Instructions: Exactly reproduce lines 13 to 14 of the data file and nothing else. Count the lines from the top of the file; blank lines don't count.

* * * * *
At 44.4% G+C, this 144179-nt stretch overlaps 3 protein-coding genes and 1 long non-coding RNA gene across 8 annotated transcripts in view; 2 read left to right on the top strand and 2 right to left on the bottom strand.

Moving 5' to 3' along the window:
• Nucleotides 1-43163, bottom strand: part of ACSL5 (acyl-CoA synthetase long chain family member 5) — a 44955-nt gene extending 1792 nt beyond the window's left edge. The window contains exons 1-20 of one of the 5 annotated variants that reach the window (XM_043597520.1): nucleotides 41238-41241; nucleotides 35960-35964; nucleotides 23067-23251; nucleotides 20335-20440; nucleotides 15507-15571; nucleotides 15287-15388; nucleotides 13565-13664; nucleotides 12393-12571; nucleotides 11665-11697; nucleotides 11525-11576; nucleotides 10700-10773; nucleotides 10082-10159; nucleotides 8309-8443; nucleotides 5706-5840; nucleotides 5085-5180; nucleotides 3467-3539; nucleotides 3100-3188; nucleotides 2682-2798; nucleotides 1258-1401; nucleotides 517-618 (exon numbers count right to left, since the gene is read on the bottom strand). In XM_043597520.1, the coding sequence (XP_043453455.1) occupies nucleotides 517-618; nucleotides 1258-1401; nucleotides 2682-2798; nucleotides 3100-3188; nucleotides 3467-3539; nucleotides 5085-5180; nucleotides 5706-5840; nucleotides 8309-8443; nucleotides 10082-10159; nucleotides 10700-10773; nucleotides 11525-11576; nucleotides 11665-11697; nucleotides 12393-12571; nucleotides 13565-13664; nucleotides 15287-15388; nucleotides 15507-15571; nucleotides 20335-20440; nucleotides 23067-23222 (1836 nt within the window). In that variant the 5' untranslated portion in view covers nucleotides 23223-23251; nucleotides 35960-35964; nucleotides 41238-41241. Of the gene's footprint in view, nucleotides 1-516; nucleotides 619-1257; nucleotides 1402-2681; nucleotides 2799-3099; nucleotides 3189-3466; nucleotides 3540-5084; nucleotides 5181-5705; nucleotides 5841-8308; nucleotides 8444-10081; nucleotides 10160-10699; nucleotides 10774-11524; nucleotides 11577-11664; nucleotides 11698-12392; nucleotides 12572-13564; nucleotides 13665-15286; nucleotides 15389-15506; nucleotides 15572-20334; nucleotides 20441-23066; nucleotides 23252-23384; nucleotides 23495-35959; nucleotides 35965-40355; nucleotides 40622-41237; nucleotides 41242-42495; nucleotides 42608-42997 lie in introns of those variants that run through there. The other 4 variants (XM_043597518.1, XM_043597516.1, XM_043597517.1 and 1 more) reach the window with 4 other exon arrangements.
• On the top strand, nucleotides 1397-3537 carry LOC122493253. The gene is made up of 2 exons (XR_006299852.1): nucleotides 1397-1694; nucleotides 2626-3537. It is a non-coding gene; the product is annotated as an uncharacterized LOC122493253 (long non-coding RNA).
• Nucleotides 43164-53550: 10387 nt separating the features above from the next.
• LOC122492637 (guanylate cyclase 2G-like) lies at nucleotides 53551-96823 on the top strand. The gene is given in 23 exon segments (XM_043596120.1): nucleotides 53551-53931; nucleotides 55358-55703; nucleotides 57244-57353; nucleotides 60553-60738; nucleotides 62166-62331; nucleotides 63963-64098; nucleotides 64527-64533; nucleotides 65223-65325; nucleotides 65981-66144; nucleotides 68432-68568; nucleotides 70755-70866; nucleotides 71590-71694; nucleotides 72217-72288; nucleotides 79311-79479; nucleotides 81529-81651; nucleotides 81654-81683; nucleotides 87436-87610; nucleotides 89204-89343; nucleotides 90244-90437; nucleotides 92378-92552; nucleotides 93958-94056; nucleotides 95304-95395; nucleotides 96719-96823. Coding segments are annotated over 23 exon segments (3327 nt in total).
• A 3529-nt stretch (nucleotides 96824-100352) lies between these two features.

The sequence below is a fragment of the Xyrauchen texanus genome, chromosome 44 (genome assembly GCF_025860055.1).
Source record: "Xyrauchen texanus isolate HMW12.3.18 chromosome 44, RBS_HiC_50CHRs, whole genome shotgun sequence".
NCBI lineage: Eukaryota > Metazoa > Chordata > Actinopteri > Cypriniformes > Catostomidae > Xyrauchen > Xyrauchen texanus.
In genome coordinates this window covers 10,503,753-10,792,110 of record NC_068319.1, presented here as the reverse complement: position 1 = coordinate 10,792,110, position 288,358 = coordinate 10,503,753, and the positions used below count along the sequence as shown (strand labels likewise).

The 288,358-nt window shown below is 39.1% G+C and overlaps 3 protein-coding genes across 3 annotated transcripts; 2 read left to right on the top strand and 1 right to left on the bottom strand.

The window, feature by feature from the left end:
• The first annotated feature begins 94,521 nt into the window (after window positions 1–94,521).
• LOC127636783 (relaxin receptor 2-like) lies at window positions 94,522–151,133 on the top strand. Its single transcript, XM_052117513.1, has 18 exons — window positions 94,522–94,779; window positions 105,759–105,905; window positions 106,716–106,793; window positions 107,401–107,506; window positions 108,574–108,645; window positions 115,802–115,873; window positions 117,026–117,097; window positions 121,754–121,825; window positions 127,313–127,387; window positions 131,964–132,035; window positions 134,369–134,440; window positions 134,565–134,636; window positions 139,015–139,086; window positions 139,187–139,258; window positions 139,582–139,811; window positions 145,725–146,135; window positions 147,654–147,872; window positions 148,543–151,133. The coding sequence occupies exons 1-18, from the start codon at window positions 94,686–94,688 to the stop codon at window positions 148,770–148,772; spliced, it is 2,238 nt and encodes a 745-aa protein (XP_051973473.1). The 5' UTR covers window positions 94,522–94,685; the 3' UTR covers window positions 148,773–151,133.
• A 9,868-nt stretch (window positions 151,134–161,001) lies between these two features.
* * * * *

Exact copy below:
The window, feature by feature from the left end:
• The first annotated feature begins 94,521 nt into the window (after window positions 1–94,521).